Politicians across the spectrum have expressed strong support for the community based Living Wage campaigns, which have a self-evident impact on the incomes of the poorest households and help to build social capital.  But such arrangements leave the core of the employment relationship relatively untouched and fall short of the ambitions of collective bargaining.  Perhaps there are possibilities for a new collectivism here, but the relationships require nurturing and must eventually look beyond pay to a wider range of workplace problems.  

Public policy in the UK can play a supporting role in rebuilding (and sustaining) workplace collectivism, just as it does in other countries.  To begin with, government could make clear that it believes collective bargaining to be a collective good for both employers and employees, preventing a race to bargain basement conditions of employment and helping to create the high trust relationships that are essential for high productivity.  “Fair Wages” policies consistent with Convention No. 94 of the International Labour Organisation would be a big step in the right direction, as would the introduction of a fully fledged works council system – British workplaces have the second lowest level of employee participation in the EU 27; only Lithuania has fewer opportunities for workers to influence critical employer decisions.  Another important measure would be to reinstate the promotion of collective bargaining as a core objective of the Advisory, Conciliation and Arbitration Service (ACAS).

More than anything else, however, the policy mix demands modern trade unions in touch with their members’ aspirations, with the capability to represent workers across the labour market, whether high skilled or low skilled, and able to forge constructive relationships with good employers. The cultural challenge is immense, not least because trade unions today are so distant from the experience of the majority of workers in the private sector. Union modernisation is essential if organised labour is to secure the confidence of the majority of workers and the support of progressive employers.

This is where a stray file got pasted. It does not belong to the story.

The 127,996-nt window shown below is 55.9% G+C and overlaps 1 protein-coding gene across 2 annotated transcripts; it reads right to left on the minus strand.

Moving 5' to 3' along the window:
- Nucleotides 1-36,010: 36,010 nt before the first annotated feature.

A significant ideological reorientation is therefore required, embracing a stakeholder model of corporate governance (with workers on the board) and revived arrangements for workplace information and consultation on the Northern European model.  Unions have to recognise that there is little value in pursuing a strategy within the Labour Party demanding a repeal of the anti-union laws, “no cuts” and an end to “privatisation”.

There must be a transformation of union organising strategy too; in the private sector the focus must shift from organising for union recognition and collective bargaining to organising members of works councils.  By demonstrating their relevance to workers (by offering advice, training and support to union-backed works council members) unions can build their credibility with employers, which may lead in turn to a constructive dialogue about productivity, pay and the fairness of rewards for senior executives.  This is a long-term programme, requiring patience and dedication.  Just as Thatcherism took two decades to reach its full flourishing so the same might be said of these policies for a fairer labour market.